Response: Samuel the Lamanite tells us that mountains collapsed and became level valleys, and Nephi says those mountains crumbled into pieces. That alone would have changed the course of numerous rivers since the mountains that spawned them were no longer there. In addition, Samuel also tells us that mountains would form where valleys have once been, and those mountains would be so high that he described their peaks as “whose height is great.” That would have created rivers where rivers had not been before and from very high mountains, those rivers would likely have been moving in several different directions. We are also told that seams and cracks would appear throughout the land, solid rocks beneath the surface would be split up in numerous segments, that holes opened up and several cities dropped into the earth, covered over by the earth and even high mountains. We know of one city along the east seacoast that fell into the sea and was covered by the water, suggesting a change in that coastline.

Sounds serious to us.


  1. And was not Port Royal in Jamaica sunk 350 years ago, relatively recent times? I think 1692. Whole cities sometimes do get swallowed up or destroyed.

  2. While Mormon lived more than 300 years after events and stories that he compiled from earlier times, he felt it very necessary to describe the layout of the land. For one, he was compiling from earlier writings and had ample access to the information about places and landscapes as described in those earlier writings. I imagine he may have even had access to a map of sorts in those early records. Secondly, do you think that he might have found it necessary to describe the landscape because it differed in some ways from the one he knew through his own travels? That makes perfect sense to me that he felt it necessary to describe the earlier layout of the land because, even in his time, it was no longer as obvious.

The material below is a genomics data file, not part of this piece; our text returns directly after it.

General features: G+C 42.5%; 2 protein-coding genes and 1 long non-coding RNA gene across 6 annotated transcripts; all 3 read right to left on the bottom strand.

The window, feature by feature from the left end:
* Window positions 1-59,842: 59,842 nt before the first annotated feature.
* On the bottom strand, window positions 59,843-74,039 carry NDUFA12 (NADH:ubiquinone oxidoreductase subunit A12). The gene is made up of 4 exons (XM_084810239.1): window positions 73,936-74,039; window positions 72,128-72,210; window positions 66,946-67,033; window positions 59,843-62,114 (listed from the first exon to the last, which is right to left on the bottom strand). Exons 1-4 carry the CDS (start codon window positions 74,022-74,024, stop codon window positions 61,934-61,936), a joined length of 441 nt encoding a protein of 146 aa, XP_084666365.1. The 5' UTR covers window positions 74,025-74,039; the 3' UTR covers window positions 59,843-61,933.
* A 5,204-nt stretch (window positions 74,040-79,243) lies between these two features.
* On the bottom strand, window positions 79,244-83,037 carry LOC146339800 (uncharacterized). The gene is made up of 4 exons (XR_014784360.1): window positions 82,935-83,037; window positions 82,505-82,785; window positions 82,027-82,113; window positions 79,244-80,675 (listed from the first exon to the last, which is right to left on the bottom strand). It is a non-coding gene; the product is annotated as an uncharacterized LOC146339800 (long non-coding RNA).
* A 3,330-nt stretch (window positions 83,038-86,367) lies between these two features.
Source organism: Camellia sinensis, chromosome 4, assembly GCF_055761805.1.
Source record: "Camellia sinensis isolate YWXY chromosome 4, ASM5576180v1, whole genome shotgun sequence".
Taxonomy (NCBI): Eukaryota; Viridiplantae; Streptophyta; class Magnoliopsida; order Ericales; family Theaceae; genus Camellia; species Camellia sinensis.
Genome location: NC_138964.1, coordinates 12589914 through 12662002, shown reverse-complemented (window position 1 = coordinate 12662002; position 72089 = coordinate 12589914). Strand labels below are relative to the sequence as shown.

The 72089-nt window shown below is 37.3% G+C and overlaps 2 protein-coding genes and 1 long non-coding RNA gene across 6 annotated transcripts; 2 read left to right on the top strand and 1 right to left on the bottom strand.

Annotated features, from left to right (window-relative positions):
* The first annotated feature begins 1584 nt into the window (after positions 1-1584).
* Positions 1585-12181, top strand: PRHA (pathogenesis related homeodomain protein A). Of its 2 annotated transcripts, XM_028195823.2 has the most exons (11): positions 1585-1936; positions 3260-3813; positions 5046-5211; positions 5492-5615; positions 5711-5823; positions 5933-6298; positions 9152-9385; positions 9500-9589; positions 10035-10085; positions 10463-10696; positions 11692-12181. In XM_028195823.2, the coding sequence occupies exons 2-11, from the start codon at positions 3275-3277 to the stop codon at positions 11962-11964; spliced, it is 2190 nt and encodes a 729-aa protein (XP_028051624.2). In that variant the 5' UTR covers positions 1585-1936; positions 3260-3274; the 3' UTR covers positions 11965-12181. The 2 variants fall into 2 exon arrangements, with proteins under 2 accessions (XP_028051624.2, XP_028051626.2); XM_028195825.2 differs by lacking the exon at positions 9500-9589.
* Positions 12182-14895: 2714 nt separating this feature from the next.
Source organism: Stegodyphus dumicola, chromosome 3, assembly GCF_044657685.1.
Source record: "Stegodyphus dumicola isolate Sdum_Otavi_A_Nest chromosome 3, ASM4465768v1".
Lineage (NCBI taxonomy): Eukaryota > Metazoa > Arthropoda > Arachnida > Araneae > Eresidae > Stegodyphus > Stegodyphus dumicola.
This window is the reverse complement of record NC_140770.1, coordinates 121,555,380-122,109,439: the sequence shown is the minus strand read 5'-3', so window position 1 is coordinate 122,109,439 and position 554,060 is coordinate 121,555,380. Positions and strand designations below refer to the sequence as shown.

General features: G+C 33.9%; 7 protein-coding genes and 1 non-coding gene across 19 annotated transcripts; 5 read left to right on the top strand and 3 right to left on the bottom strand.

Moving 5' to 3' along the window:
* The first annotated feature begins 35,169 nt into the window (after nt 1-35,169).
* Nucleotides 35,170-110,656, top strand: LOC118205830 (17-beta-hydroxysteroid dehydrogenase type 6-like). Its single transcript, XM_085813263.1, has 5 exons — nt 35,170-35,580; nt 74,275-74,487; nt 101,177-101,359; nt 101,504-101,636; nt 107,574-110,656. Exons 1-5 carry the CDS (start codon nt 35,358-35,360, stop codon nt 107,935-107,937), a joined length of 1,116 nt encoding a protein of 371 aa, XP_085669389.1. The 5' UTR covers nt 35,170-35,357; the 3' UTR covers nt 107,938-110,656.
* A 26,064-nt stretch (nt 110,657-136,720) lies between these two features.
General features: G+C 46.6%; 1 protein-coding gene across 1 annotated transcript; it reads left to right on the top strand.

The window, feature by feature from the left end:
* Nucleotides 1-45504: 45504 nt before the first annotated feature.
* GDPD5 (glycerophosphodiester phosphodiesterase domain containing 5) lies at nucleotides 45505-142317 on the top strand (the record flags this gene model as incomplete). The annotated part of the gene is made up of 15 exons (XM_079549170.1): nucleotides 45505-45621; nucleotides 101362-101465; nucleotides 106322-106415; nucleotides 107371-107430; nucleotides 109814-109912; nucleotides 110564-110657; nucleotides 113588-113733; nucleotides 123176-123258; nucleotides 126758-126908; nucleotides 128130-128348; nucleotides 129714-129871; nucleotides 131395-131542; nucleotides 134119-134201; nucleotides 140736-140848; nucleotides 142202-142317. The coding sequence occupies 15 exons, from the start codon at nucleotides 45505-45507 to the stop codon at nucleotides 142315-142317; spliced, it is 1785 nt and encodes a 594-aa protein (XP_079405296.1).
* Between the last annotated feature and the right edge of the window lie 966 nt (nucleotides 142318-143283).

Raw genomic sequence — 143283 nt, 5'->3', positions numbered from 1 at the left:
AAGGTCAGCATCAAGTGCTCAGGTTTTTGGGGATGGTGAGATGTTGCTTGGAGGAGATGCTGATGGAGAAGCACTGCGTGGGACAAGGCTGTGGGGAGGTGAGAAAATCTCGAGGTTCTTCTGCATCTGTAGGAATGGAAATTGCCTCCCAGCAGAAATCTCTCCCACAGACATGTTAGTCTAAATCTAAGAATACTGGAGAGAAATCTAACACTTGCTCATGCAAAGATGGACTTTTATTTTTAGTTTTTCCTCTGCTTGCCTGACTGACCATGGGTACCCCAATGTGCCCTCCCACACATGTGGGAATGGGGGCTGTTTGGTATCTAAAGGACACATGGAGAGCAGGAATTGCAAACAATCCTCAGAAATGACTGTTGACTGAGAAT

I sometimes imagine while looking at Google Earth that he's talking to me, a Latter Day Saint, and saying, "I know it looks different now, so let me explain in simple terms so you can understand how it once was." Then suddenly the old borders become clearer and the stories make more sense.

    But of course, if you don't accept catastrophism as described by Samuel the Lamanite, 3 Nephi 8, or Noah's flood for that matter, you probably can't accept the proto-Andean setting due to dogmatic uniformitarian principles, so nothing on this blog or in Mormon's description will convince you.